How would this be funded? Klain proposes funding his idea through a surcharge on corporate taxes on profit gained from the higher gas prices. Profits would still remain at highest-ever levels even with the surcharge, and the political benefits for the Obama campaign with the middle class would prove important.
But that theoretical policy, too, has its doubters.
"It's just another politician's attempt," DeHaan said. "Whether it's Newt Gingrich saying he's going to bring back $2 gas or President Obama. I view the attempt to bring down the price of gas as relatively foolish and avoiding the problem that got us here in the first place -- our intense demand for crude oil."
OK, then. How to reduce dependence on crude oil?
Wicker said the U.S. is slowly moving in that direction. For example, the number of natural gas rigs in Texas has quadrupled in the past three years alone. There has been development in Utah. DeHaan said North Dakota's oil output has risen 550 percent in the last five years.
Then there's the issue of the Keystone XL pipeline, which has become political fodder for Republicans who attack Obama for not creating jobs and not promoting energy independence. Santorum goes from one campaign stop to another, denouncing Obama's "radical environmentalist" policies. Newt Gingrich, another Republican candidate, has charged the Obama administration someday will want to control what kind of car consumers can purchase.
But all of this goes along with underwhelming support from analysts for the project. The Keystone pipeline could make it easier to export crude overseas from an oversupply in states like Colorado, Texas and others. And it may in turn simply drive up prices.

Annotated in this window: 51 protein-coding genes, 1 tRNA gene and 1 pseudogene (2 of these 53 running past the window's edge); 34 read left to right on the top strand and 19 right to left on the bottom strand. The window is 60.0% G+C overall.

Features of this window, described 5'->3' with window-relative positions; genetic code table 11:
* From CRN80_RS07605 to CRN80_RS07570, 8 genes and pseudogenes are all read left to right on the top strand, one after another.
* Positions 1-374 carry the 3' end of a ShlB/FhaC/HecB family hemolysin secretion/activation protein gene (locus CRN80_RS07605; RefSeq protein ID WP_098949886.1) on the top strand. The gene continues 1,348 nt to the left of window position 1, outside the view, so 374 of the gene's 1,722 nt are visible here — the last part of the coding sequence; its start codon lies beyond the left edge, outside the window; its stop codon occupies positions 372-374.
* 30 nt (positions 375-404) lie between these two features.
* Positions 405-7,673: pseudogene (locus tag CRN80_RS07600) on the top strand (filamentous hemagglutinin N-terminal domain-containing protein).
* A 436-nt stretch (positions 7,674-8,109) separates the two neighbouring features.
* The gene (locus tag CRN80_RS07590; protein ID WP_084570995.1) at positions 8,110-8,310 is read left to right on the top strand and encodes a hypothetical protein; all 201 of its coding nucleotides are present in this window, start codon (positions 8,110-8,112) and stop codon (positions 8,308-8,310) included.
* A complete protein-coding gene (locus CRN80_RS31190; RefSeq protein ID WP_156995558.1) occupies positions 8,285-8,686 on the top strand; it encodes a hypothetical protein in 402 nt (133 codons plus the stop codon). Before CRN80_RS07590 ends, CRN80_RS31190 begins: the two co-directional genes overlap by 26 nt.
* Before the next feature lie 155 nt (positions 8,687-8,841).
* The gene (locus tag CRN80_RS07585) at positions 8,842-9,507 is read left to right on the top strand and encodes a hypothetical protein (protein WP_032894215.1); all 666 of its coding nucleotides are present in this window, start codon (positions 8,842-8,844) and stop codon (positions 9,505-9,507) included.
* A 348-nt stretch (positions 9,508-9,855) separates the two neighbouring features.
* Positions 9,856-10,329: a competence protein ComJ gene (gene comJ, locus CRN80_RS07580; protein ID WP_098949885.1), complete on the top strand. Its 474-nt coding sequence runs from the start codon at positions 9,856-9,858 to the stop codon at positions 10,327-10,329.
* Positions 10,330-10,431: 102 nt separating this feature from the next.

"It may add some short-term jobs, but the long-term costs of what is trying to be done here are going to cost far more jobs and are going to cost economic improvement," DeHaan said.
There are good prospects for new sources of crude oil, like in Utah and North Dakota. But developing them and producing pipelines for maximum production will take time.
DeHaan said one method of oversight could be a simple solution. For example, he said, gas prices in spring typically increase because of the switch to cleaner-burning summer gasoline. That federal mandate leads to 15 different types of gasoline being used throughout the U.S. during the summer. Instead, DeHaan said the measure should change. Have one type of gasoline the entire year.
"It may cost us more in the short term in the next year or two while refineries prepare," he said, "but in the long run, there will be no reason for these rapid price increases every spring because of the switchover."
Could the government look to shrink prices by opening up the Strategic Petroleum Reserve? It's not likely, even if gas prices do climb to more than $4 a gallon.
One reason: Its output would be about two million barrels a day, which wouldn't come close to the U.S. demand of about 80 million barrels a day, Wicker said.
Another reason: the crude oil would have to be refined. That cost would make it difficult for a big dent in gas prices.
"Even if we did open it up, I can't imagine it would make a huge impact," DeHaan said. "There is tightness in gasoline supply, and it would do little to alleviate that tightness."